It was not easy for me to turn from the family and its traditional religious values because it brought me a lot of criticism. But I had met Jesus, the same Jesus I heard of when I was growing up but now I found that He loved me. And because of His love I was guaranteed a place in heaven in spite of my sinful nature, not because of how good I was, but because of how good He is, that is, perfect. I was convinced by faith in the assurance of salvation in Him alone. There was no way I could go back in spite of the pressure. I was and still am sure!
Jesus handled the criticism of His family with wisdom. He was convinced of His mission and purpose in life because He knew who He was and His relationship with the Father. Nothing any of His relatives or friends said or did would change that. While we should love and respect our parents and relatives and seek to present them the gospel in word and in deed, family authority or loyalty should never take precedence over obeying the will of God the Father.
We must obey God rather than man.
When Jesus was confronted with the paralyzed man, He felt compassion for Him. That is why He forgave the man His sins. Forgiveness was the main reason why Jesus had come to earth, the main aspect of His ministry. In addition, He came to provide us freedom from the bondage of the Law. This is why He proclaimed that the Sabbath was made for man, not man for the Sabbath. He came to do away with man-made religious rules and enable people to follow Him in spirit and truth with love not fear.
Jesus’ pronouncements brought Him into conflict with the religious rulers of the Jews. They resented the fact that He presumed to have this authority, for only God could forgive sins. Who was He anyway? He was not a Pharisee or priest or rabbi. Yet Jesus proved His authority and His divinity by miraculously healing the paralyzed man among others. This ought to have been a rather spectacular and convincing proof of His authority, but it was lost on the Jewish leaders. Instead of seeing Jesus for who He was, they only complained about Him. That was why Jesus told them that the old religious system was being replaced. The old system only served to remind people of their sin and guilt but never did anything to resolve or abolish them.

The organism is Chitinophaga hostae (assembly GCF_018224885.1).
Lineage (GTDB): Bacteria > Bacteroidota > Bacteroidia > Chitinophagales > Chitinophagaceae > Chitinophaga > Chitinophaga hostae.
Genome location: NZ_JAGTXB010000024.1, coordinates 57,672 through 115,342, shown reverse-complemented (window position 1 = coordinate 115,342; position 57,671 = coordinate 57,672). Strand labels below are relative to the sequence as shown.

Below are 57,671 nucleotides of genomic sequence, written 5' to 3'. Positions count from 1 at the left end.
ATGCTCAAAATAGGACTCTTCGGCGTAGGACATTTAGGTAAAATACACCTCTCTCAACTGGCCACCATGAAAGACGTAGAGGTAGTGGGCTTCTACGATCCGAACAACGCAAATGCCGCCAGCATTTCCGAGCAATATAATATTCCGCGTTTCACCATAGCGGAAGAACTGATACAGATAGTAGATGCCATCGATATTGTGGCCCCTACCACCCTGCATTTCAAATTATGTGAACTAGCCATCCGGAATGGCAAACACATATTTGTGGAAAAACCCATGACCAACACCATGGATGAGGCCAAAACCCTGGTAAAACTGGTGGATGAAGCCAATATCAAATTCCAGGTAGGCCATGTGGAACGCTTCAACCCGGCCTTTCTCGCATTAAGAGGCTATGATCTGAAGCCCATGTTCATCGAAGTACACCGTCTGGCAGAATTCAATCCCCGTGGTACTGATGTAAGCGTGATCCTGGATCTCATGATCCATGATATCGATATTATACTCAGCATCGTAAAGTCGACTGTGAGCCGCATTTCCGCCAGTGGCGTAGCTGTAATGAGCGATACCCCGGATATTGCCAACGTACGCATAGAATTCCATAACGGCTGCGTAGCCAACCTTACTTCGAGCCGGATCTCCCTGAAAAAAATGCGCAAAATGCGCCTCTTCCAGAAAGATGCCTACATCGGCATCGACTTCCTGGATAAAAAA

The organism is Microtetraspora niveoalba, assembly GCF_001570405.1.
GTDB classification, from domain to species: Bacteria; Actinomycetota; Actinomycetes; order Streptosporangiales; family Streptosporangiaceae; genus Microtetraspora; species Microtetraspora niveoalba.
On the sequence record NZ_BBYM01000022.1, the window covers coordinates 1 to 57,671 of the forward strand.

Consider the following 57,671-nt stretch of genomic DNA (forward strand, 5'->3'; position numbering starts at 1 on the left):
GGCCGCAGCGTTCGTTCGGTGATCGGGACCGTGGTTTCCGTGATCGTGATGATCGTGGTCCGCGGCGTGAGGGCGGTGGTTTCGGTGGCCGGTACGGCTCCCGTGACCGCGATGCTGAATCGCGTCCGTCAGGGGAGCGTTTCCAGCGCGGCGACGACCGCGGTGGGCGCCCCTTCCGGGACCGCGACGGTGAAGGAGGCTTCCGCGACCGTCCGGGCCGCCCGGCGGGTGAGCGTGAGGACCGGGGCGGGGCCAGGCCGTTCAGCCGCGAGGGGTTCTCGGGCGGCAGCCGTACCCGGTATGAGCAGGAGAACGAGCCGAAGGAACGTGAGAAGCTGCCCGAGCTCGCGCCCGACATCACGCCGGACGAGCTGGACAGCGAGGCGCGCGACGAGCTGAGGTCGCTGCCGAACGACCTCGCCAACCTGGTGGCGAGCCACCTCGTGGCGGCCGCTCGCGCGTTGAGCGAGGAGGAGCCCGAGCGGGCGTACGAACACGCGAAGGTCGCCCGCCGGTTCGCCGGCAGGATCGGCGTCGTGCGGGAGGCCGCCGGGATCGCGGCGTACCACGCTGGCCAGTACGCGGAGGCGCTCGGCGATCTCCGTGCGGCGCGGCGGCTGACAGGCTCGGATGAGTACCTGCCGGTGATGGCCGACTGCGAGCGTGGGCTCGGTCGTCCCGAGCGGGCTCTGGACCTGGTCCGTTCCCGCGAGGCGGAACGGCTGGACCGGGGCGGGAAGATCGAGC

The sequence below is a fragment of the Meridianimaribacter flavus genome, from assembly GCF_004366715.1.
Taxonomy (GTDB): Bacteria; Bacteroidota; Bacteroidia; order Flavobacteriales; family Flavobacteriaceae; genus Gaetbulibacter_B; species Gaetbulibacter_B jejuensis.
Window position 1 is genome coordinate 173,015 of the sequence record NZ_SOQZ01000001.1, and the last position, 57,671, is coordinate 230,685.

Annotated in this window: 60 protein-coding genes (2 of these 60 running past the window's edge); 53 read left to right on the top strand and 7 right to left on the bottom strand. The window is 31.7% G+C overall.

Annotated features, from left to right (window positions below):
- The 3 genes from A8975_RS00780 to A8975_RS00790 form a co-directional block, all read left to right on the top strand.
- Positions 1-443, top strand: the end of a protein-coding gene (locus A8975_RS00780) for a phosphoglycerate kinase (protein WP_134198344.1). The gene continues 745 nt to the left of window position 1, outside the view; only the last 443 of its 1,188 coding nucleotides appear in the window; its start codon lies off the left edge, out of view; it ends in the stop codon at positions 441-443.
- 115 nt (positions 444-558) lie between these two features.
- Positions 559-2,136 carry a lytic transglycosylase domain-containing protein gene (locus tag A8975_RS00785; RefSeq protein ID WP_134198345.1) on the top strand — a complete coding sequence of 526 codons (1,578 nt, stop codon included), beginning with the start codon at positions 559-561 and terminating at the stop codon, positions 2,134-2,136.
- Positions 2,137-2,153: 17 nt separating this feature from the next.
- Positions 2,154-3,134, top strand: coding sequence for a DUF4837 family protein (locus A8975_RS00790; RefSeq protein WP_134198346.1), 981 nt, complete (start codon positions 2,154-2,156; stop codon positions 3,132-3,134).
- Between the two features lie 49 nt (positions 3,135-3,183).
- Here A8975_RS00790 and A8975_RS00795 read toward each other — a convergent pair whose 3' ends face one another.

The new system, the new covenant would do away with guilt and sin not by law but by grace. The new covenant is rooted in the love and obedience of Jesus who took the guilt and punishment for sin on Himself and abolished it forever.
John the Baptist preached that people should repent of their sins in preparation for the coming of the Messiah. Jesus began preaching the gospel once John was imprisoned. He proclaimed that the Kingdom of God and arrived in Him, that he was the promised Messiah. In this way, His ministry is linked with the Old Testament. His message was that God is acting now to fulfill the promises He had made to Abraham and his descendants. Jesus proclaimed that He is the fulfillment of God’s promises.
Jesus, like John, called people to repent, to turn away from sin and to turn to God. He also called them to believe the gospel, the good news. The good news was that God had come to earth in Jesus. This is indeed good news because Jesus came manifesting God’s power, righteousness, mercy and love. Jesus preached with authority and performed signs, wonders, miracles to add further power to His teaching. So the people believed in Him.